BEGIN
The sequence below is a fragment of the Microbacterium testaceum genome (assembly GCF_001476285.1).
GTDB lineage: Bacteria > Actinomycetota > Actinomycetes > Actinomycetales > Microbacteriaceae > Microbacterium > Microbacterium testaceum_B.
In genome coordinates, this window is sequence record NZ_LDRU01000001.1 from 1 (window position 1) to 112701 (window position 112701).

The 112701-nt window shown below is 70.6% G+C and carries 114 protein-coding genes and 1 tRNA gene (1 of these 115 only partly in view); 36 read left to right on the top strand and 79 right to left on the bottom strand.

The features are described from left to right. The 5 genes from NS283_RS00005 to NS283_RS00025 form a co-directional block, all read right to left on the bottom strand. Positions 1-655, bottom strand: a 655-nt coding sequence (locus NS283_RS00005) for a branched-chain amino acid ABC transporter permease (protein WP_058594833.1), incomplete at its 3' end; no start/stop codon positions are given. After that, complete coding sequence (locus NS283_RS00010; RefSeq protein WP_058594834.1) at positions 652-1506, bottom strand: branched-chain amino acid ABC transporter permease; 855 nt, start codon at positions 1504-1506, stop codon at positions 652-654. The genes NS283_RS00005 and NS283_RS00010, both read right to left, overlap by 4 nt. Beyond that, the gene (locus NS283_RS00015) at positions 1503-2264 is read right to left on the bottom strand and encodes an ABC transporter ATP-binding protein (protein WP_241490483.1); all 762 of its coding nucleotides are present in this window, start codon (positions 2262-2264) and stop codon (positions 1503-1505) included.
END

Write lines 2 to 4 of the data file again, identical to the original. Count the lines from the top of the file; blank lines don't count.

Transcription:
GTDB lineage: Bacteria > Actinomycetota > Actinomycetes > Actinomycetales > Microbacteriaceae > Microbacterium > Microbacterium testaceum_B.
In genome coordinates, this window is sequence record NZ_LDRU01000001.1 from 1 (window position 1) to 112701 (window position 112701).

The 112701-nt window shown below is 70.6% G+C and carries 114 protein-coding genes and 1 tRNA gene (1 of these 115 only partly in view); 36 read left to right on the top strand and 79 right to left on the bottom strand.